Royal Air Force [RAF] discussions and updates

swerve

Super Moderator
..
It should either never have been started or cancelled much earlier I suspect. My personal nail in the coffin moment would have been the engine selection - there was apparently a Honeywell engine with better fuel consumption but of the same dimensions as the existing engine which would have fitted in, but that was rejected in preference for something with more power. At that point, you now need new wing boxes, you've already built a wider body fuselage and you're fitting new engines - to something, which as has been mentioned, was a collection of bespoke parts.

And we *knew* this would be a problem because when the Nimrod AEW program came up, they were careful to match the wings with the fuselage because it was understood that the parts were not a mass-produced fit.
Damn right. One decision that causes a cascade of others, each costing money, taking time & introducing risks.

I've seen a list of proposed replacement engines. Some would have run into the same problem as the BR710. Others might not, which would have meant no need for the wing box replacement. And there was the possibility of refurbishing the Speys. It should have been possible to get a bit more performance & keep them running for long enough.
 

StobieWan

Super Moderator
Staff member
Something like that. No new wing box, as you say, no new wing, therefore no largely new tail needed. IIRC a lot of the new stuff cascaded from decisions to change A, which then necessitated a change to B, & before you know it the alphabet doesn't look big enough.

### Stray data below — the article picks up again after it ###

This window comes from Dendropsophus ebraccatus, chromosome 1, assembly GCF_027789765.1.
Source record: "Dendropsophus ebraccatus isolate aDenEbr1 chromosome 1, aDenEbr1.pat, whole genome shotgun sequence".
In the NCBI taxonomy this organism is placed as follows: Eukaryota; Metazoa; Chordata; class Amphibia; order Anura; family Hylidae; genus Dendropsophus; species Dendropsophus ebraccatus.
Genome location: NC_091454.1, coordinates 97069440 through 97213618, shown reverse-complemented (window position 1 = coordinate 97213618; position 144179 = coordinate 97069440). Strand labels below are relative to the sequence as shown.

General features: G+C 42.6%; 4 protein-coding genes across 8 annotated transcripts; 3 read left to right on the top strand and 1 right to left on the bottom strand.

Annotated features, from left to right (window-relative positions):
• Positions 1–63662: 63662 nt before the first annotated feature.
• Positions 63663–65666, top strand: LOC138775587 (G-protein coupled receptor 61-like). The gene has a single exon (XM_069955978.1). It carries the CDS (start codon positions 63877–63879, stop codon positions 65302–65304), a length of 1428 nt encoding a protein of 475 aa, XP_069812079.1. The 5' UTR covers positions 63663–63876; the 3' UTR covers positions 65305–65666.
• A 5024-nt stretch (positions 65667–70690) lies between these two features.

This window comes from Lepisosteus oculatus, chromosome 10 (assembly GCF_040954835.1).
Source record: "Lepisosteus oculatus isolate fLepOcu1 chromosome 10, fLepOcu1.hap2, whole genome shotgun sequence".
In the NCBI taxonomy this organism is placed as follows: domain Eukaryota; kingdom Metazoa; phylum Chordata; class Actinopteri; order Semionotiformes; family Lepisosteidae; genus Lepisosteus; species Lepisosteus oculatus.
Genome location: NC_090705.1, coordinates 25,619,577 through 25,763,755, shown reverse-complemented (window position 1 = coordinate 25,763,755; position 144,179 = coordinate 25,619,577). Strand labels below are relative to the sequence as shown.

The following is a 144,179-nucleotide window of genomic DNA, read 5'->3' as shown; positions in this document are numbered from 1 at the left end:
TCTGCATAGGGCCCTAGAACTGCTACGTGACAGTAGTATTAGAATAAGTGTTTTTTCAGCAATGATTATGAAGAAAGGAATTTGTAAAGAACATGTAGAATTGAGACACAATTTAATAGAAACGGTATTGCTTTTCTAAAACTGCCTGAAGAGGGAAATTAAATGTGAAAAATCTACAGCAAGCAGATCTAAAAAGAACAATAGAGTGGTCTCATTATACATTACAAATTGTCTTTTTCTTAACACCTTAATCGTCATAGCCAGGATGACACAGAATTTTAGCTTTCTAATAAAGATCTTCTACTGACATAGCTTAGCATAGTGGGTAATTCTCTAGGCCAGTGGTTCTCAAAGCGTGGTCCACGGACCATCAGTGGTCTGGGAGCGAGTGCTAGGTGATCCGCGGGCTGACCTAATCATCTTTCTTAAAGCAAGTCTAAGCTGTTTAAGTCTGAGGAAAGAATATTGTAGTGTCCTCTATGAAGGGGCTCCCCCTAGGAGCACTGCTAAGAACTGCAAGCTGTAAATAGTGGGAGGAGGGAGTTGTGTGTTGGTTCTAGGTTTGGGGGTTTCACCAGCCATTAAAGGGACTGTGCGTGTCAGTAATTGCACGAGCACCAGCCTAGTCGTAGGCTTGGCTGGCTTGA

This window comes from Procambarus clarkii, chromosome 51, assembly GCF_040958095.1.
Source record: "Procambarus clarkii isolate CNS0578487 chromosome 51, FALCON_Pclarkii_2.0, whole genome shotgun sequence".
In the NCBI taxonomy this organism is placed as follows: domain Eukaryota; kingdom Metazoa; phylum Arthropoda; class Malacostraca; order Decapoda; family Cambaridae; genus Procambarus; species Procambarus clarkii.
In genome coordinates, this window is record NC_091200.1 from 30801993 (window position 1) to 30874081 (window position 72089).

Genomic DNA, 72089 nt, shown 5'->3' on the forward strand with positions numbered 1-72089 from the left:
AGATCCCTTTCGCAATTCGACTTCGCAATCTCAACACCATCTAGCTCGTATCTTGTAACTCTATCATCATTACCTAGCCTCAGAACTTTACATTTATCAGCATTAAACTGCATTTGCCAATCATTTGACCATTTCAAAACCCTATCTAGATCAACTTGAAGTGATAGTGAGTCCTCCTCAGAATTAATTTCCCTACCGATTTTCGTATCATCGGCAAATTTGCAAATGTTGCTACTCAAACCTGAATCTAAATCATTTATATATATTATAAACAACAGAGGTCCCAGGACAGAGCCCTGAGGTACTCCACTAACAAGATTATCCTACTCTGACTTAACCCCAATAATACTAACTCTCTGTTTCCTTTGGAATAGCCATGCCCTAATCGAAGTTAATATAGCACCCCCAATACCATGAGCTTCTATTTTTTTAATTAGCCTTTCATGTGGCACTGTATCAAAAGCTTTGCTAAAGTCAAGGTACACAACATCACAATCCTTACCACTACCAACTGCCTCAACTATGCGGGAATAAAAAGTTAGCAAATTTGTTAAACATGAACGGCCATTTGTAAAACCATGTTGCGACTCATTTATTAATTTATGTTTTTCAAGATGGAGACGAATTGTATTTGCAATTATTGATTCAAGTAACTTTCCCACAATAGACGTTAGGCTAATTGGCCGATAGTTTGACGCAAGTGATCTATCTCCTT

Big thing with any hypothetical new engines is that they have to fit in without rebuilding the airframe.

I think one of the offers was to do something like that with second hand P-3s. The Spanish bit of Airbus did that successfully a few years later for Brazil, & IIRC for Spain, so we know it was doable. Can't see why it wouldn't be with Nimrod.

Either way, we could have been looking at a leisurely decision on when to buy something new.
Almost all the P3 reworks have gone fine - the only faceplant I can think of was Germany's recent termination. Of course, P3 was actually mass produced to some degree of industry standard - ie, all the aircraft were much more the same shape and size as one another than Nimrod ever dreamed of. Damned septics and their measuring stuff.


But, assuming you plan for Nimrod's uh..tolerances you get a bit of sensible work for the UK aerospace industry, and then "hey, we're totally a part of Eurobus, how about "unfolds logical shift to A3xx based ASW platform"



Or at least get us into pole position to be an active partner in P8.

No ASW gap, no billions down the drain.
 

swerve

Super Moderator
Exactly. If they'd been less ambitious at the start & had proper project control we might have got decent, usable, MPAs within a reasonable time & at a reasonable price, giving us plenty of time to plan for something longer-term, & some money to spend on other useful stuff in the meantime.

I have a soft spot for Nimrod, but I'd have put up with another interim refurbished aeroplane. Even something like what the Italians have done (a few smaller, lower capability aircraft with OTS kit - the P-72 ASW, a militarised ATR-72) until something long-term could be sorted out would be better than a decade with no ASW aircraft.
 

StobieWan

Super Moderator
Staff member
Yeah, that doesn't make sense. Spain is upgrading their Tranche 1s with Tranche 2/3 kit.


That's pretty much what we should be doing I'd have thought - are the RAF T1's in a bad state or high hours ? I think we're talking about sixty jets that could be brought up to a useful standard there.
 

swerve

Super Moderator
The RAF got 53 T1.

Given that some users are talking about disposing of T1s with a lot of airframe hours left, it could be worthwhile for other users to buy & refurbish 'em. Spain, for example. Already has an update plan, so it'd just be a question of putting some more aircraft through it.